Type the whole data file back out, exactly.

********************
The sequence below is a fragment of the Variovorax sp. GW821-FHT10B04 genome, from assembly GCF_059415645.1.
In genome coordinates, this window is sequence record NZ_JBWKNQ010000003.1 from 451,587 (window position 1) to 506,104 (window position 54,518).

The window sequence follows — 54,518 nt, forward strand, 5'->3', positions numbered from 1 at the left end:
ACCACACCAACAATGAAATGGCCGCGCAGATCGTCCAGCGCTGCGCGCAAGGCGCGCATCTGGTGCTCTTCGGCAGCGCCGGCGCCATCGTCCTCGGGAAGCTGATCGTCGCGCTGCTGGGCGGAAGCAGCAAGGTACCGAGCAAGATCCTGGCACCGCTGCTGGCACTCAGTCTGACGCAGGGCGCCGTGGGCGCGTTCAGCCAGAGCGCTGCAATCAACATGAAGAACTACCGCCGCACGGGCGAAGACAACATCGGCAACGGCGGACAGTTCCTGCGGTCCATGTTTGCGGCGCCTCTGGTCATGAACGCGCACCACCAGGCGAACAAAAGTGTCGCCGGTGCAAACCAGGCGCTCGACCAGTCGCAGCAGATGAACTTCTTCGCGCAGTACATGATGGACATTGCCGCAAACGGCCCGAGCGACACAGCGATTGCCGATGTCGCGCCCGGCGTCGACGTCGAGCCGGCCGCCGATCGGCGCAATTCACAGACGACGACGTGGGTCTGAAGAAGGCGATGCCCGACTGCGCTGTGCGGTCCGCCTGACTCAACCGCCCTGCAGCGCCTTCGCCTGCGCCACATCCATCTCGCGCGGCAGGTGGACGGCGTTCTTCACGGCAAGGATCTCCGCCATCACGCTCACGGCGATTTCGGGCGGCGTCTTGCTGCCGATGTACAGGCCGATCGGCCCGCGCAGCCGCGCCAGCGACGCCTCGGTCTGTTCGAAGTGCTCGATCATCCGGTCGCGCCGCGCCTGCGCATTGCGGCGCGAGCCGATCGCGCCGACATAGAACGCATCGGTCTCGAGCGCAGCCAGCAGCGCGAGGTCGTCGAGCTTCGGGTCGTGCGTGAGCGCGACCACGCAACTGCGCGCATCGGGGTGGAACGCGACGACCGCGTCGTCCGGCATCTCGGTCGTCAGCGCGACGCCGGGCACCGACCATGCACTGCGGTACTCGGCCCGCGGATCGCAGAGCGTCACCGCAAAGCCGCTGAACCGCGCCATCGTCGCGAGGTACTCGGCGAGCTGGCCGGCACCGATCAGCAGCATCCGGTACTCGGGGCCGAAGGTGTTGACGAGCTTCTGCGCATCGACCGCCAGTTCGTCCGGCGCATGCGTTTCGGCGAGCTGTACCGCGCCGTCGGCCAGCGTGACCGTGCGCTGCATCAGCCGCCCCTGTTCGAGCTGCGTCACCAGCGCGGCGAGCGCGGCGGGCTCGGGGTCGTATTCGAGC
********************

The sequence below is a fragment of the Variovorax sp. GW821-FHT10B04 genome, from assembly GCF_059415645.1.
In genome coordinates, this window is sequence record NZ_JBWKNQ010000003.1 from 451,587 (window position 1) to 506,104 (window position 54,518).

The window sequence follows — 54,518 nt, forward strand, 5'->3', positions numbered from 1 at the left end:
ACCACACCAACAATGAAATGGCCGCGCAGATCGTCCAGCGCTGCGCGCAAGGCGCGCATCTGGTGCTCTTCGGCAGCGCCGGCGCCATCGTCCTCGGGAAGCTGATCGTCGCGCTGCTGGGCGGAAGCAGCAAGGTACCGAGCAAGATCCTGGCACCGCTGCTGGCACTCAGTCTGACGCAGGGCGCCGTGGGCGCGTTCAGCCAGAGCGCTGCAATCAACATGAAGAACTACCGCCGCACGGGCGAAGACAACATCGGCAACGGCGGACAGTTCCTGCGGTCCATGTTTGCGGCGCCTCTGGTCATGAACGCGCACCACCAGGCGAACAAAAGTGTCGCCGGTGCAAACCAGGCGCTCGACCAGTCGCAGCAGATGAACTTCTTCGCGCAGTACATGATGGACATTGCCGCAAACGGCCCGAGCGACACAGCGATTGCCGATGTCGCGCCCGGCGTCGACGTCGAGCCGGCCGCCGATCGGCGCAATTCACAGACGACGACGTGGGTCTGAAGAAGGCGATGCCCGACTGCGCTGTGCGGTCCGCCTGACTCAACCGCCCTGCAGCGCCTTCGCCTGCGCCACATCCATCTCGCGCGGCAGGTGGACGGCGTTCTTCACGGCAAGGATCTCCGCCATCACGCTCACGGCGATTTCGGGCGGCGTCTTGCTGCCGATGTACAGGCCGATCGGCCCGCGCAGCCGCGCCAGCGACGCCTCGGTCTGTTCGAAGTGCTCGATCATCCGGTCGCGCCGCGCCTGCGCATTGCGGCGCGAGCCGATCGCGCCGACATAGAACGCATCGGTCTCGAGCGCAGCCAGCAGCGCGAGGTCGTCGAGCTTCGGGTCGTGCGTGAGCGCGACCACGCAACTGCGCGCATCGGGGTGGAACGCGACGACCGCGTCGTCCGGCATCTCGGTCGTCAGCGCGACGCCGGGCACCGACCATGCACTGCGGTACTCGGCCCGCGGATCGCAGAGCGTCACCGCAAAGCCGCTGAACCGCGCCATCGTCGCGAGGTACTCGGCGAGCTGGCCGGCACCGATCAGCAGCATCCGGTACTCGGGGCCGAAGGTGTTGACGAGCTTCTGCGCATCGACCGCCAGTTCGTCCGGCGCATGCGTTTCGGCGAGCTGTACCGCGCCGTCGGCCAGCGTGACCGTGCGCTGCATCAGCCGCCCCTGTTCGAGCTGCGTCACCAGCGCGGCGAGCGCGGCGGGCTCGGGGTCGTATTCGAGC